Running a marathon is an intimidating proposition for most healthy people; running an ultra is out of the question. Evelina Tshabalala does both and more, while living with HIV. She has climbed three of the ‘seven summits’ – the highest mountain peaks on each continent – and takes part in insane runs, such as the Comrades Marathon, regularly. This on top of working a nine to five and participating actively in her community while keeping children off the streets by encouraging them to exercise, and taking part in meetings and support groups for people who are HIV positive within her community. Are you exhausted yet?
Being diagnosed with HIV isn’t a death sentence any more, thanks to antiretroviral drugs. By keeping the disease at bay, medication has made the virus a manageable condition. People who test positive can live normal lives. The disease is still terrifyingly prominent in South Africa, however: along with AIDS, it is responsible for roughly 1000 deaths in South Africa per day. This is why Tshabalala keeps working with both the youth and adults of South Africa, promoting the message that the disease is manageable.
Her attitude to helping children is rooted in a natural impulse to help, as well as the traditions of her culture. “In our language, your child is my child. If I see your child do something wrong, I’ve got the right to say ‘no, don’t do that,’” she says of guiding children who are not her own. “The kids know me. When they see me coming they think, ‘there is mama coming.’ And now all of them have discipline.” Sternness as well as kindness is Tshabalala’s way of nurturing.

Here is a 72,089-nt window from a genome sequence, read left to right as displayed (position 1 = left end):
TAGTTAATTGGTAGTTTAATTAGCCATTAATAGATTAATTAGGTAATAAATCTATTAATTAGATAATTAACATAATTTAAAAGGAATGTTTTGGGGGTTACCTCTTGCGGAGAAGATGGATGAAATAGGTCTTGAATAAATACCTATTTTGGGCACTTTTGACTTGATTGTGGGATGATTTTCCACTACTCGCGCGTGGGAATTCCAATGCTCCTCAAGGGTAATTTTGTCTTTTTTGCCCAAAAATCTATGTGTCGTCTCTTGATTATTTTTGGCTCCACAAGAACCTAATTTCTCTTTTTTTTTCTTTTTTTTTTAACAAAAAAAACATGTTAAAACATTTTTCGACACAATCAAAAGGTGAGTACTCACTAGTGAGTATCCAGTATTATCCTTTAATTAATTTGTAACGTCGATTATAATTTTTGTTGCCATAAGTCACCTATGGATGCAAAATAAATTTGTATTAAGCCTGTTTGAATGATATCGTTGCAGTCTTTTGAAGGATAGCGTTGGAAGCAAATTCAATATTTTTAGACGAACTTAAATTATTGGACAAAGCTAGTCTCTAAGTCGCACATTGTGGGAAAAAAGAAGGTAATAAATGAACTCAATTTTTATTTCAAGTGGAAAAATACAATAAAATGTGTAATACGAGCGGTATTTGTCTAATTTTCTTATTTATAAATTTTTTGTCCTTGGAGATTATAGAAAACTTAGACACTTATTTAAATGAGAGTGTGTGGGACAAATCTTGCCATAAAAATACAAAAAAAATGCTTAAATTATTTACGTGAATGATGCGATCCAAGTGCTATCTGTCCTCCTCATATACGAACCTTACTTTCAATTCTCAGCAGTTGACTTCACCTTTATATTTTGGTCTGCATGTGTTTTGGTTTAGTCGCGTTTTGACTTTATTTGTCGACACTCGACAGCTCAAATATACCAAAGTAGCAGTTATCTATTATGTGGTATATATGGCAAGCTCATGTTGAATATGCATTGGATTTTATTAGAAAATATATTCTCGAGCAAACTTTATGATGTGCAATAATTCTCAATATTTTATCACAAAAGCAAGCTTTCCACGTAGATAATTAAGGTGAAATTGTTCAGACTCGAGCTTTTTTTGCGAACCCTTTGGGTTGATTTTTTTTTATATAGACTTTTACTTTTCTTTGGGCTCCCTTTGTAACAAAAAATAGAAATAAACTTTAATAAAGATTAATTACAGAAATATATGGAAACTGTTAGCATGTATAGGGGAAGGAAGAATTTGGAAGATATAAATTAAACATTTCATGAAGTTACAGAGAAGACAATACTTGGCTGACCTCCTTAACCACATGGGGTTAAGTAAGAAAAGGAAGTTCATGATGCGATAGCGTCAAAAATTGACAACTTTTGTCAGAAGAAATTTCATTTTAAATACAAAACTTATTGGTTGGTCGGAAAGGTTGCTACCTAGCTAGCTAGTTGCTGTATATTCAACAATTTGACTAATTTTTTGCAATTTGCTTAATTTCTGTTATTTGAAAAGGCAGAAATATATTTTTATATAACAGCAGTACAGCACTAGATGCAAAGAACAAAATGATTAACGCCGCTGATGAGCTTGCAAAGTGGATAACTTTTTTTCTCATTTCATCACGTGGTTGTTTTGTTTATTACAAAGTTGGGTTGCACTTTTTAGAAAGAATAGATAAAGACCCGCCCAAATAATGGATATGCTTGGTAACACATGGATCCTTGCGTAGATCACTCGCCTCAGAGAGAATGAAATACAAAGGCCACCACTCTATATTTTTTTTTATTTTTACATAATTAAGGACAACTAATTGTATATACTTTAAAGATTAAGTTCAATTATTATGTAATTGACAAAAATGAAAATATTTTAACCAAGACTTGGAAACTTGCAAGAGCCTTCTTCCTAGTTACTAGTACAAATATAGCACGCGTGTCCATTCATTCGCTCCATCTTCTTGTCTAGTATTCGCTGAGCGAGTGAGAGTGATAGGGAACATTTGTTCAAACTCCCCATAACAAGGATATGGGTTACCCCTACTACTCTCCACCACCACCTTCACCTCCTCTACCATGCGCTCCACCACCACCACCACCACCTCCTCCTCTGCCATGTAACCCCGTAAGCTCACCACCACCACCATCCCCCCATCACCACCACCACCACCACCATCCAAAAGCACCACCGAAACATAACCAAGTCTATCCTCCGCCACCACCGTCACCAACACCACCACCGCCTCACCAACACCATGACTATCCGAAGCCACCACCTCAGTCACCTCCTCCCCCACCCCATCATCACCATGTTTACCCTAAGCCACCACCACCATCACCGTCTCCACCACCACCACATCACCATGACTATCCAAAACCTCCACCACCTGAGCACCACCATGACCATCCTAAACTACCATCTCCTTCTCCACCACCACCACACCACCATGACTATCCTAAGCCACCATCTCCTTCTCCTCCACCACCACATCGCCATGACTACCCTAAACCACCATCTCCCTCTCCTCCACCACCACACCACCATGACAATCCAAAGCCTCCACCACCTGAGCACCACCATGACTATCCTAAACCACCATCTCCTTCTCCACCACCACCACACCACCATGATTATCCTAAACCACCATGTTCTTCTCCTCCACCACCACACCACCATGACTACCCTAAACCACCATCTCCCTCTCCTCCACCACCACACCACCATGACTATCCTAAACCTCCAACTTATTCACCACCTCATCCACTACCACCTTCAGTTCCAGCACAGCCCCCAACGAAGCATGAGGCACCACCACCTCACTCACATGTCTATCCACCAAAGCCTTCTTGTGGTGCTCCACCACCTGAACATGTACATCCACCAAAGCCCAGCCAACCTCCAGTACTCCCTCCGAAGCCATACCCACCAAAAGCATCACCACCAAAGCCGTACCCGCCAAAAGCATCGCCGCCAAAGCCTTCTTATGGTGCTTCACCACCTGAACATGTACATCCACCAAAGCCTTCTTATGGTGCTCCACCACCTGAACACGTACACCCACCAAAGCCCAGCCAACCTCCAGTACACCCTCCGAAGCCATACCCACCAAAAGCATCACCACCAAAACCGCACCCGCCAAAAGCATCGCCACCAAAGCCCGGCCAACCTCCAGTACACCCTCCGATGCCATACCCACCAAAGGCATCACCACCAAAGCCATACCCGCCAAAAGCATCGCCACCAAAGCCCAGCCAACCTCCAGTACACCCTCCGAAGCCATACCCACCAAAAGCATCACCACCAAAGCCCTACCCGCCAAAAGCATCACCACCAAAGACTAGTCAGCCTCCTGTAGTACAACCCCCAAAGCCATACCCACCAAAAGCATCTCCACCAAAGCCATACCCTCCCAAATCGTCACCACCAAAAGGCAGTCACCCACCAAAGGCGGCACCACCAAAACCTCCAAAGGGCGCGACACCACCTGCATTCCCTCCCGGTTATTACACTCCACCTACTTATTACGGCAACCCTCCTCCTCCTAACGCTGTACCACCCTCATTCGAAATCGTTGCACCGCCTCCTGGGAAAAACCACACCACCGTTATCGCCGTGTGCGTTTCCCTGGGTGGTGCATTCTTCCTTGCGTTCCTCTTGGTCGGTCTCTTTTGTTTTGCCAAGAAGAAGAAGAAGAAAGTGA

Long distance runners are usually as thin as it is possible for the human body to remain while sustaining itself. Evelina Tshabalala – as with most things – is the exception in this regard. She is powerful rather than skinny; strength, as well as endurance, is key to her success. It’s tempered by the warmth of her smile, and the ease of her laugh. These are some of the factors that make her personality as warm and appealing as it is; she is not the typical hyper-competitive and overly focused endurance athlete.
Perhaps this is because athletics is only part of her life, a means to an end in her efforts as an activist. She is highly engaging and generous with her time. “I don’t expect anything when I help somebody,” she says. She is a founder hero of the organisation Positive Heroes – which features other high profile individuals such as Constitutional Court Judge Edwin Cameron, as well as a team of marathon runners.
Tshabalala is accustomed to strife, and she continues to make a difference. There seems to be no obstacle large enough to keep her down. She witnessed the fatal shooting of her father and lost her son to drowning. She has also lost both her brother and her sister. That should be enough to cripple anyone. Not Tshabalala.
A natural athlete, Tshabalala won the first race that she ever entered – a 10 kilometre event. She won the next one too, a 5 kilometre run the same afternoon. At the time she didn’t have running shoes, and ran both races barefoot; the winnings she earned that day paid for her first pair.